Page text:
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– by Dr. Donna Phillips
With children outdoors, as well as bugs, birds, and animals, it is the perfect time to encourage them to explore the natural world around them. Books are a must to prepare, research, guide, and inspire them. Equipment that might come in handy would consist of containers for collecting, gloves, magnifying glass, a net, a hand shovel, binoculars and/or a telescope, tongs, plastic bags, a pail, labels or post-it-notes, perhaps a membership to the science museum, and don’t forget the sunscreen.
For our beginning scientists Bugs Galore (Candlewick Press, Somerville, 2014, $6.99), written by Peter Stein and illustrated by Bob Staake, is a good choice. Don’t let this format fool you. Even though it appears to be simple, it is full of ideas and information about kinds of bugs, where to find them, and how they behave. Written in simple words and format, it is a book that young children will easily understand and which provides ample opportunity for discussion and for their questions. Also, its sturdy format will stand up to being outdoors as a resource and guide.
Summer is perhaps the most interesting time of year for the study of weather. The variety of cloud formations, rapidly changing weather, stretches of warm, sunny weather and times of colder, cloudy weather, and the variety of weather across the country (including tornados and hurricanes) provide many opportunities for exploration. Your budding scientists will enjoy Wild Weather (Scholastic, New York, 2014, $6.99), part of The Magic School Bus series written by Joanna Cole and illustrated by Bruce Degen. It has chapters addressing clouds, water, and rain; wind, thunder, and lightning; hurricanes and tornados; climate change weather forecasting; weather careers, and more. Presented in the format of the books in the series, the information is easy to access with captions, notes, diagrams, descriptions, and outstanding photographs.
We live in the perfect place to become a “birder” and Birds (Scholastic, New York 2014, $12.99) is written with support from Barbara Russ, a literacy consultant, and Kim Dennis-Bryan, a natural history consultant. This book as part of the Discover More series and is designed for the beginning reader. While it is not specific to any area or types of birds, it provides general information that all birders need to know about studying our feathered friends. It explores what makes a bird a bird, the variety of beaks, feet, plumage, nests, and eggs as well as flight, bird senses, and more, all supported by a glossary and an index. This is the perfect format for children who are just learning how to navigate information texts. With lots of colorful photographs, diagrams, inserts, and information, this book is the perfect start to outdoor discoveries. Access to an online site to download a free digital book on How to Be a Birder, helps children learn to integrate technology with printed material.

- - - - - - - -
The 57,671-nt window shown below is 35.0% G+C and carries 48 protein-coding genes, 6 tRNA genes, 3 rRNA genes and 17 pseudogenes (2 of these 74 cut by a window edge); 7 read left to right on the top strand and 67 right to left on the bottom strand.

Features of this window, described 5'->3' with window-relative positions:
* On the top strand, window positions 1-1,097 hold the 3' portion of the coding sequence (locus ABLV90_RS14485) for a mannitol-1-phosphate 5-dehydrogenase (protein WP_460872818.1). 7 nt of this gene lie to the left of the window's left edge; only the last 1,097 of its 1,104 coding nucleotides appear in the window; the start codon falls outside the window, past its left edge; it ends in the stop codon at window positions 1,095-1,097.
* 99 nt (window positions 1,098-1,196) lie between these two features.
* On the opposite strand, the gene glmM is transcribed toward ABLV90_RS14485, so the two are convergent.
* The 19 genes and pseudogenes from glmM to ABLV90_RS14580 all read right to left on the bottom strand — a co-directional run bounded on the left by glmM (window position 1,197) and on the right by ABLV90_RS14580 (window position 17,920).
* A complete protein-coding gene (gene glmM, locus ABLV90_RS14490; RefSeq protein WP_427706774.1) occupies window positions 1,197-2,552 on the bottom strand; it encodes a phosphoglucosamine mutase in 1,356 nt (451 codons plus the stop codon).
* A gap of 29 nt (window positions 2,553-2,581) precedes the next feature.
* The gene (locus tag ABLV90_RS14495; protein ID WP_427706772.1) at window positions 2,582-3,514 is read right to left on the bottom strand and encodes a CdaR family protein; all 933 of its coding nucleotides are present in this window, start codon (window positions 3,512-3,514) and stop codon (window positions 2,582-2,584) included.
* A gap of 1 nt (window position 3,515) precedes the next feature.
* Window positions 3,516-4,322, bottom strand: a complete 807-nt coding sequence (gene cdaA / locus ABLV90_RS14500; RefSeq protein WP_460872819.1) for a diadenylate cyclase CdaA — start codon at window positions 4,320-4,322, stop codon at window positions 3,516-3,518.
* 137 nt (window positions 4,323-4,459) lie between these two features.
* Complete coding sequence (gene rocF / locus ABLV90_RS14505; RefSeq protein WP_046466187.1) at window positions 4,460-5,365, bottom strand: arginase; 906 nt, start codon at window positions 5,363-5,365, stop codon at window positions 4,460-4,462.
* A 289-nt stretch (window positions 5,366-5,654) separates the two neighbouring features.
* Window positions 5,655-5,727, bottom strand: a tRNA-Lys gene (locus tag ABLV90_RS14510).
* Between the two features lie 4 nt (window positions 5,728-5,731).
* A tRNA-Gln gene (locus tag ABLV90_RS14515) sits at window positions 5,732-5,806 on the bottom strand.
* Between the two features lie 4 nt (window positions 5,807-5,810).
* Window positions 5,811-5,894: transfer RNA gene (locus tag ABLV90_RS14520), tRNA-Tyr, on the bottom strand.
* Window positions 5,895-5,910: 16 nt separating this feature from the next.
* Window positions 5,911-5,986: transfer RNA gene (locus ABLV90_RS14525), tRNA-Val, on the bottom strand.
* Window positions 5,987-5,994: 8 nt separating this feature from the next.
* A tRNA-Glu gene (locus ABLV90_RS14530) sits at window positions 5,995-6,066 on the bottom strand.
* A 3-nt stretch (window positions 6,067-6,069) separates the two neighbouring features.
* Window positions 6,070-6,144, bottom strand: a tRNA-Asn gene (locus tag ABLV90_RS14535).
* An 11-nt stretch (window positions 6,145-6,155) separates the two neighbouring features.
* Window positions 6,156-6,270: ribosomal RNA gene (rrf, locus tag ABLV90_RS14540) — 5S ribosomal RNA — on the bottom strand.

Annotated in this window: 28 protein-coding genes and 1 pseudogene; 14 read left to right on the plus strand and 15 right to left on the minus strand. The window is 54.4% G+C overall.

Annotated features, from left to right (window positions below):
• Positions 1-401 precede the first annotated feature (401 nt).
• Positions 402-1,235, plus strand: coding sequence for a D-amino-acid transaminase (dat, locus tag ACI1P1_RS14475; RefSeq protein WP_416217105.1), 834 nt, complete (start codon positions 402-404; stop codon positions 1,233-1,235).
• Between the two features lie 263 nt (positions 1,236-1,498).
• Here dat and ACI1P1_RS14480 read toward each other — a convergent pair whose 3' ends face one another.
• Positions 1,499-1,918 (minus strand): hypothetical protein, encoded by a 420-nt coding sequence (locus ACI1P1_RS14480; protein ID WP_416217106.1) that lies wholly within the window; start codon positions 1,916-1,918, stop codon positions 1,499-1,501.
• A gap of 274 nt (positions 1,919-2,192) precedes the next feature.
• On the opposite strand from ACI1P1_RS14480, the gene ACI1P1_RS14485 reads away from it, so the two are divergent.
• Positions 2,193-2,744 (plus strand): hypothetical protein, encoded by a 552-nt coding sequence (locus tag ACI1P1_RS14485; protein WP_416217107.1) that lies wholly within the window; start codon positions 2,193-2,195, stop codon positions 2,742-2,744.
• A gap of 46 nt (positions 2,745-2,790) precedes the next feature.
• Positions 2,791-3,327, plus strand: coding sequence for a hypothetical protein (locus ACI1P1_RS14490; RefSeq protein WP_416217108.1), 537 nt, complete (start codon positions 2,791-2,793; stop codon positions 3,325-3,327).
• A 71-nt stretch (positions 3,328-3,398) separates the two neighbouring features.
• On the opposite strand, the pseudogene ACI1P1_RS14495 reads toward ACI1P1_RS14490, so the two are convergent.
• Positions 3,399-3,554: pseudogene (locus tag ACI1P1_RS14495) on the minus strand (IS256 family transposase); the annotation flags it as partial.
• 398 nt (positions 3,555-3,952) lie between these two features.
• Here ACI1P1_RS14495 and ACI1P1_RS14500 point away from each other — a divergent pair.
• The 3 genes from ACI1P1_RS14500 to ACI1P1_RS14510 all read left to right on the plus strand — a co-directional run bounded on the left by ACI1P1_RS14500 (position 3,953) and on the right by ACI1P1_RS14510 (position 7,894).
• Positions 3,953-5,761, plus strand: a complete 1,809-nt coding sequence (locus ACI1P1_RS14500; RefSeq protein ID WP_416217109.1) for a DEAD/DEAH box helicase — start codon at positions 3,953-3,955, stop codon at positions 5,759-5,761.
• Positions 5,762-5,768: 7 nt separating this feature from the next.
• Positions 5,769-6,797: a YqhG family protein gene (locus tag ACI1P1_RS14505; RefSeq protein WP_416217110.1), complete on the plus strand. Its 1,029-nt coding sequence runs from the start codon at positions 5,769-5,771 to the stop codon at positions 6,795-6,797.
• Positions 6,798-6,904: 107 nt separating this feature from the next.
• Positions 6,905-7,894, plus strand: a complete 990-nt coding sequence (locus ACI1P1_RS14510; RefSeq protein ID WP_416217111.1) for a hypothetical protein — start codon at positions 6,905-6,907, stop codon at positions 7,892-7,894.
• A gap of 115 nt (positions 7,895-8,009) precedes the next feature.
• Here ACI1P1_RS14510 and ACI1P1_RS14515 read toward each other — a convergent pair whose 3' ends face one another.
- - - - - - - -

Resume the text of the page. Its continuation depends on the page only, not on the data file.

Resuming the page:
Has your family visited the Mummies exhibit at the Buffalo Museum of Science yet? It has sparked great interest in the Egyptian culture. Ancient Egypt (Scholastic, New York 2014, $12.99), by Penelope Arlon, is the perfect companion book for a visit to the exhibit. The book is divided into Discovering Ancient Egypt, Everyday Life, and Afterlife. Held within the chapters are information on major discoveries, a timeline, important sites, and names of pharaohs and people who have made major discoveries. It also includes interesting facts about Egyptian artifacts and inventions. Outstanding photographs, easy to read print, use of headings and captions, and thoughtful layout make this book perfect for the developing reader and scientist. As part of the Discover More series, this book not only provides fascinating facts and information about the ancient Egyptians but it has a website that one can go to download a digital book entitled Amazing Mummy Tales by entering the code provided in the book. This book and access to the website will inspire and encourage children to ask questions and search for answers... two attributes of all successful scientists.
These are just a few of the books that can invite and encourage your child to become a scientist. They are available from your local library or bookstore. If none of the topics of the books presented in the article are of interest to you, there are many more for you to choose from. If your child has not picked a favorite topic yet, a trip to look through the stacks and shelves may help them find one. If they like the format of the Discover More books, there are many other topics that might intrigue them. This trip might be great for a cloudy, rainy day — so the next time the sun comes out, you can all be on your way to new discoveries and learning!
Dr. Donna Phillips is an assistant professor in the Education Department of Niagara University. Her specialty is literacy and children’s literature. She lives on Grand Island, NY and is the mother of two adult children.